Incidentally, I won’t deal with EVERY point Pettifor makes in her chapter, otherwise this article would end up as long as the chapter itself. I’ll just deal with SOME OF the points where she goes off the rails, rather than with some of vaguer criticisms she makes of SM.
Next, Pettifor claims that Keyes (in a letter to Roosevelt) argued against a money supply increase. That passage in Keynes’s letter starts:
“The other set of fallacies, of which I fear the influence, arises out of a crude economic doctrine commonly known as the Quantity Theory of Money. Rising output and rising incomes will suffer a set back sooner or later if the quantity of money is rigidly fixed. Some people seem to infer from this that output and income can be raised by increasing the quantity of money.”
Incidentally it is not entirely clear what the relevance of this is to the SM argument: Pettifor does not explain. But presumably she has in mind the fact that some SM advocates argue for having the central bank create and having the government spend an amount of money each year depending on how much stimulus is needed.
Anyway, and returning to Keynes’s letter to Roosevelt, there is a glaring problem there, namely that Keynes contradicts himself. That is, while he seems to argue against a money supply increase in the above passage, he argues IN FAVOR of such an increase in favor a recession in paragraph 5 of his letter. He says:
“Individuals must be induced to spend more out of their existing incomes; or the business world must be induced, either by increased confidence in the prospects or by a lower rate of interest, to create additional current incomes in the hands of their employees, which is what happens when either the working or the fixed capital of the country is being increased; or public authority must be called in aid to create additional current incomes through the expenditure of borrowed or printed money.”
Indeed, as you may have noticed, Keynes latter “print and spend” idea is almost identical to the “print and spend (and/or cut taxes)” policy advocated by Positive Money and other SM supporters!
Debt free money.
Under the heading “Should or can money be debt free”, Pettifor says “..debt free money is an oxymoron. There is no such thing as debt free money…”.
Unfortunately she completely fails to deal with the basic debt free point made by SMers, namely that there is an important distinction between central bank issued money and commercial bank issued money (base money). In the case of commercial bank issued money, for every dollar of money there is a dollar of debt, as indeed Pettifor herself rightly implies. In contrast, in the case of base money, there is certainly an OSTENSIBLE debt: it’s a debt owed by the central bank to the holders of base money. And indeed, that money appears on the liability side of the balance sheet of central banks.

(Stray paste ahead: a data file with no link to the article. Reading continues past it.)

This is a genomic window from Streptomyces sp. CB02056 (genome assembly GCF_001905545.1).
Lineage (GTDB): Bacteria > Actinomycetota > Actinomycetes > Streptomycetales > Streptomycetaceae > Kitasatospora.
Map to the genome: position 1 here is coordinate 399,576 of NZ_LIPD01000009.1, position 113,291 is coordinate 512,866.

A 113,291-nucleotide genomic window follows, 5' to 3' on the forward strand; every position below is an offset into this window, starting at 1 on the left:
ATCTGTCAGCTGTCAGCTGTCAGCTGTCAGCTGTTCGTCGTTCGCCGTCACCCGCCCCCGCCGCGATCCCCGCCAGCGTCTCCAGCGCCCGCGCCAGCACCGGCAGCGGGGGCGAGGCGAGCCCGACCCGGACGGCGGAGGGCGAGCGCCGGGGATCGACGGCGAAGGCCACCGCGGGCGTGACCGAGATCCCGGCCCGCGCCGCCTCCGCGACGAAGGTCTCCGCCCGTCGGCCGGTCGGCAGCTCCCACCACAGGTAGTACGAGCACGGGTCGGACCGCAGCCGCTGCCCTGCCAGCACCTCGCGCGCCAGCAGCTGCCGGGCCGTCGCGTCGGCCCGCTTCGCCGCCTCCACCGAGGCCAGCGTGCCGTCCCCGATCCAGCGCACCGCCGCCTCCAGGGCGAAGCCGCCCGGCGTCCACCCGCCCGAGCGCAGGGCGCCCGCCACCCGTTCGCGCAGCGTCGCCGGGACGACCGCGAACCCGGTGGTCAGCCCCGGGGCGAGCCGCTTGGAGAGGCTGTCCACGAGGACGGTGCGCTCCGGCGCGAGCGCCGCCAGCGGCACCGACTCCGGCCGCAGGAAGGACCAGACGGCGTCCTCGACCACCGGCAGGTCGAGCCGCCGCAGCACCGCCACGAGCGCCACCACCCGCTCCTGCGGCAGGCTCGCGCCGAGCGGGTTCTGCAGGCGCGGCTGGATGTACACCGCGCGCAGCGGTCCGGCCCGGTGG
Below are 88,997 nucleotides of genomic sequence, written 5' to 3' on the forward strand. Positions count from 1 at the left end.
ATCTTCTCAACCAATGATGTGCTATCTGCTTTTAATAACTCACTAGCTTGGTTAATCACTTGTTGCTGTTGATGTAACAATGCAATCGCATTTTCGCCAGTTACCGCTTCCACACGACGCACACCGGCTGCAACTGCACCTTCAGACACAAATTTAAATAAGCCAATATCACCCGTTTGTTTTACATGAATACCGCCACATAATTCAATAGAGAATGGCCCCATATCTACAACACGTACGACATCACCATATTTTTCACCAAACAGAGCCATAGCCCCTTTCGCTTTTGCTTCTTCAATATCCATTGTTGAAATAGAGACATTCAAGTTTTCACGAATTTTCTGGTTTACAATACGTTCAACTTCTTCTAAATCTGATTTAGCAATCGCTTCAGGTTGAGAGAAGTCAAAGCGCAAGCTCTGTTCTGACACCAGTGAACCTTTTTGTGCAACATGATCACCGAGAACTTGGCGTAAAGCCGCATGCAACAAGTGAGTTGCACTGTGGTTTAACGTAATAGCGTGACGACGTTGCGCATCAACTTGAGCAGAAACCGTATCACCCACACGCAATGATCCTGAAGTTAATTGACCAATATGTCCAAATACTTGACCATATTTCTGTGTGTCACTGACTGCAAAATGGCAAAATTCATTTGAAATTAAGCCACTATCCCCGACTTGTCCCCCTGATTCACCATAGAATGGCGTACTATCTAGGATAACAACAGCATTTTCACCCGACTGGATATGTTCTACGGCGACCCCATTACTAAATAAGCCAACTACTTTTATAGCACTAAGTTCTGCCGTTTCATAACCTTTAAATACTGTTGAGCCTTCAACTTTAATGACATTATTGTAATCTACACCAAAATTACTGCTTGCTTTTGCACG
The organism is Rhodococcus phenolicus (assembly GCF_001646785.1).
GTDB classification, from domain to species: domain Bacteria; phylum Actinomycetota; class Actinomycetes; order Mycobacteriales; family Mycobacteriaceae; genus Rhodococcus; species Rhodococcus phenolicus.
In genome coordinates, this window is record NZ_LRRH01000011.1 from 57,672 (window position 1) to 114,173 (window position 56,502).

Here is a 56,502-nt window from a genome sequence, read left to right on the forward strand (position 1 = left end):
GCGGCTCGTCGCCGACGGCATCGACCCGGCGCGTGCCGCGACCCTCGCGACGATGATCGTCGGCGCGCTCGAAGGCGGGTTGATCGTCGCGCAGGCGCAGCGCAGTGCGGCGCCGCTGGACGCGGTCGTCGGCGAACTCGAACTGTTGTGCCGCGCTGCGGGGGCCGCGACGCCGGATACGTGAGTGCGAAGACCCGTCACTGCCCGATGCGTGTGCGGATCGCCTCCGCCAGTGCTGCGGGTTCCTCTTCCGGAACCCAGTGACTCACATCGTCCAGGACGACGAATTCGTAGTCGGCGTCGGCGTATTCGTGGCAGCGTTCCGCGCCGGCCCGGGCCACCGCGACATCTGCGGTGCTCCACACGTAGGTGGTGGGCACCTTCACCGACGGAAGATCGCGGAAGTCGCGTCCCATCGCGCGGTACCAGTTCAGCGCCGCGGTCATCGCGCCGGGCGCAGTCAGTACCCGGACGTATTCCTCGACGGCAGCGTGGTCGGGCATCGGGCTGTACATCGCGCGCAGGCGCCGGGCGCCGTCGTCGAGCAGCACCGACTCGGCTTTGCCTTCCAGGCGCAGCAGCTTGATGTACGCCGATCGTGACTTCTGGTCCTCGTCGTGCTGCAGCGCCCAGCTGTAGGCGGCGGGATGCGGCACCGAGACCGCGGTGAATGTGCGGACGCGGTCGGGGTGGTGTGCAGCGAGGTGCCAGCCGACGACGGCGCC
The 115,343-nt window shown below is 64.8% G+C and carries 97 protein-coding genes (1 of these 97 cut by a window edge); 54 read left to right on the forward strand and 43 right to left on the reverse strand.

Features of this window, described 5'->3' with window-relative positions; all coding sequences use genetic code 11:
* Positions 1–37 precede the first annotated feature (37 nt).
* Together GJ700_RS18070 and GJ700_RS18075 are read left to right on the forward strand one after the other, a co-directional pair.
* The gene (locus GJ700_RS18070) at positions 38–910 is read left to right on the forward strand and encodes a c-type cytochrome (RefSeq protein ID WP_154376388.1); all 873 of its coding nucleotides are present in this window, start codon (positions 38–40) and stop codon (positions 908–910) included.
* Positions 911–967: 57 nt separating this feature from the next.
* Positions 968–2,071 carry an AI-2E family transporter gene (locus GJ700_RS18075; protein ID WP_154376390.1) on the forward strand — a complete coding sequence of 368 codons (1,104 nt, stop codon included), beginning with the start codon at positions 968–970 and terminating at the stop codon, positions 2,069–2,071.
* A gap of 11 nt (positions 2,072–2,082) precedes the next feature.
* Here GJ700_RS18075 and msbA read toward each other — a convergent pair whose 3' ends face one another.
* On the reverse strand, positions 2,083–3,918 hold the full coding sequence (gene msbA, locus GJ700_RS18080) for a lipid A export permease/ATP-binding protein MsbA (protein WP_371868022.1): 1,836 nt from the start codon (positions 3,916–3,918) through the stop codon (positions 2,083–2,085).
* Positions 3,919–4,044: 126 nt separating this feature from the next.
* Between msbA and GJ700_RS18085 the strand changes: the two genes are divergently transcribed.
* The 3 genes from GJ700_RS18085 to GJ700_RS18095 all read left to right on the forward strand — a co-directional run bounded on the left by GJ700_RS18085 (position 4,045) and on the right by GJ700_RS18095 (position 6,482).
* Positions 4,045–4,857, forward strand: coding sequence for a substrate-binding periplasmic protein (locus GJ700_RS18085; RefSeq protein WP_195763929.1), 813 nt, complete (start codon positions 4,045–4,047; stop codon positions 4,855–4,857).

And not only that, but on Bank of England issued notes, it says (alongside the signature of the BoE’s chief cashier) “I promise to pay the bearer the sum of £20”. Well that all seems a pretty convincing evidence for the idea that base money is a debt owed by central banks. Unfortunately all is not as it seems.
First, as regards the latter “promise to pay”, that’s nonsense: if you turn up at the BoE and demand £10 of gold or anything else in exchange for your £10 note, you’ll be told to shove off, accompanied by the police if you don’t shove off immediately.
Second, government (which owns the BoE) is entitled to grab any amount of base money off the private sector whenever it wants via tax. And that makes the so called “debt” owed by the BoE to the private sector a strange debt. It’s the exact equivalent of me being “indebted” to Barclays Bank on account of the mortgage they granted me, at the same time as me having the right to walk into Barclays Bank any time and grab wads of £10 notes so as to pay off my “debt” to Barclays. If that is a debt owed to Barclays, it would be debt quite unlike any other debt.
As Warren Mosler (founder of MMT) put it, base money is like points awarded by a tennis umpire: that is, base money and tennis points are assets as viewed by those holding base money or tennis points, but they are not liabilities as viewed by central banks or tennis umpires.
To summarise, there is clearly a distinction between commercial bank issued money and base money. The former is definitely a debt. As to whether base money is a debt or is “debt free” that is far less clear. “Debt free” is not a bad description if one is going for brevity.
The circulation of money.
Finally, under the heading “Does money just circulate”, Pettifor makes the bizarre charge against SMers that they claim money “just circulates” rather than doing various wondrous things which apparently only Pettifor has thought of, e.g. that it “creates purchasing power” and “gets used up as investment and in the creation of employment, economic activity and income”. And with a view to tugging at our heart strings, Pettifor also says (as if this is some sort of revelation) that money can also “finance cures for plagues and disease”.